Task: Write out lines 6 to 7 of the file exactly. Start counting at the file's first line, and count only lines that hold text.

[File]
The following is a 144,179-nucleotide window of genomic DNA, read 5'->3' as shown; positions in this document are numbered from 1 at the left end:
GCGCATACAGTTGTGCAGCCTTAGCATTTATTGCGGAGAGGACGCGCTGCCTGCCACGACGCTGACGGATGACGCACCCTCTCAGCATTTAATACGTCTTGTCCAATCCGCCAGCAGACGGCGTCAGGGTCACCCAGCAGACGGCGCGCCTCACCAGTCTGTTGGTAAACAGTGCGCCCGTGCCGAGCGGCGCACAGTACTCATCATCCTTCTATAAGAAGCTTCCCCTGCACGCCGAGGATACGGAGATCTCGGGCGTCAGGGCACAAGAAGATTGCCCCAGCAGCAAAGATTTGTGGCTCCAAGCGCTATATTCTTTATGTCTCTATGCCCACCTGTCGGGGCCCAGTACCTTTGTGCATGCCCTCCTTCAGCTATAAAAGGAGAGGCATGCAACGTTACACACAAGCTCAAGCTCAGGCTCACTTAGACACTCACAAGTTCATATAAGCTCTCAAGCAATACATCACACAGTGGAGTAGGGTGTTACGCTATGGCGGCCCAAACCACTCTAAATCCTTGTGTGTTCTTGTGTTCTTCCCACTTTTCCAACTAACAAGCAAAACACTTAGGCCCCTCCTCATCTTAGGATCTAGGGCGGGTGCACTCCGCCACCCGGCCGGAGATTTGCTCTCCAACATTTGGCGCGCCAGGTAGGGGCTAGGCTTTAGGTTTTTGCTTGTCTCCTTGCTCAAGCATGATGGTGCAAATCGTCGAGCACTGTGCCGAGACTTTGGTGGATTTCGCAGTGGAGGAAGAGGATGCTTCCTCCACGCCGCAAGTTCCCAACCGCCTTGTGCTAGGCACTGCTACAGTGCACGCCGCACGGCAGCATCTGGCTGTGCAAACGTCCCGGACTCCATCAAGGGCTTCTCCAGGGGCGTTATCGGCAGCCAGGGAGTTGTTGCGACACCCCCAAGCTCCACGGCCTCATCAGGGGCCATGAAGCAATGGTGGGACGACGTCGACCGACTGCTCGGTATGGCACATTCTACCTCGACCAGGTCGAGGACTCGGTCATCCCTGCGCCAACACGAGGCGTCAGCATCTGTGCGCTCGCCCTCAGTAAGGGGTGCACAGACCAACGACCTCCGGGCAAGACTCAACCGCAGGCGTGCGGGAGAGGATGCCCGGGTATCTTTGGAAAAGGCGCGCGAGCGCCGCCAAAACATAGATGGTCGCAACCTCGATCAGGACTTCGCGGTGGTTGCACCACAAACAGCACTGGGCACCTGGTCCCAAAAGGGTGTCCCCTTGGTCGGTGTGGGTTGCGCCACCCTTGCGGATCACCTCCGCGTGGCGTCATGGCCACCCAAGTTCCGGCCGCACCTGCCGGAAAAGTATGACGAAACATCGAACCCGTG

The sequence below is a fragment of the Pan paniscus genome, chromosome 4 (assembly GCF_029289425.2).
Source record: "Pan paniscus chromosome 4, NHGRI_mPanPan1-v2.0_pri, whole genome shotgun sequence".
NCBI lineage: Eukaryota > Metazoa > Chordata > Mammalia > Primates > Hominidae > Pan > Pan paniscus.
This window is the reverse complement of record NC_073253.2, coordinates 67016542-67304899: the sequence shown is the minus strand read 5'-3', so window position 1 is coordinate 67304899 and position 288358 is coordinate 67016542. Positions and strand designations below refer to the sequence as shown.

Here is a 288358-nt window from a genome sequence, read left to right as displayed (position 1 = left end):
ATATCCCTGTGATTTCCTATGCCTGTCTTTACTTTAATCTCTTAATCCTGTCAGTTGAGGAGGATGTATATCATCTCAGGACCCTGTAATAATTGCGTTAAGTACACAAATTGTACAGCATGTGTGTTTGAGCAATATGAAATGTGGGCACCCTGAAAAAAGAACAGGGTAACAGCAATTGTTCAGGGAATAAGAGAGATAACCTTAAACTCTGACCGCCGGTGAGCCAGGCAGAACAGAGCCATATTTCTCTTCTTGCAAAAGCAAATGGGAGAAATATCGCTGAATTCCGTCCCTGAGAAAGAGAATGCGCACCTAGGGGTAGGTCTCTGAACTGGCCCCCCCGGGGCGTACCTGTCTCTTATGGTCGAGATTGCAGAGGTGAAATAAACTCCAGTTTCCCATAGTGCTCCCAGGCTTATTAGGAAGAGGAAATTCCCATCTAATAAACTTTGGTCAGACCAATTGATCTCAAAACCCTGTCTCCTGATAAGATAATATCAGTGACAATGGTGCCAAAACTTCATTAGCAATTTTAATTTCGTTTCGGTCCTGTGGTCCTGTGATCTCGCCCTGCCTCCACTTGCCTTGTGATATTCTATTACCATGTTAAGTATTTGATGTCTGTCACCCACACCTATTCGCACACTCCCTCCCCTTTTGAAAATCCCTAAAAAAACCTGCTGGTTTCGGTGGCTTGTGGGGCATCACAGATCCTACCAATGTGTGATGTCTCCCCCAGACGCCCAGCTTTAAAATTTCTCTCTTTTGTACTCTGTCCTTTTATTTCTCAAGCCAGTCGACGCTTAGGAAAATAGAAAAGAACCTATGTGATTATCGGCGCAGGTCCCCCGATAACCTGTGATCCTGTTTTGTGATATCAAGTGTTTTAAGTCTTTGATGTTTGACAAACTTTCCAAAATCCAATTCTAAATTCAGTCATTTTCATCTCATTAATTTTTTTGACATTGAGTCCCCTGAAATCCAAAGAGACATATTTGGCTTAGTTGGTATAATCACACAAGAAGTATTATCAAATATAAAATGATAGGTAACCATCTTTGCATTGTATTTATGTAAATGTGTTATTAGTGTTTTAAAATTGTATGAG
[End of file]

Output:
This window is the reverse complement of record NC_073253.2, coordinates 67016542-67304899: the sequence shown is the minus strand read 5'-3', so window position 1 is coordinate 67304899 and position 288358 is coordinate 67016542. Positions and strand designations below refer to the sequence as shown.

Here is a 288358-nt window from a genome sequence, read left to right as displayed (position 1 = left end):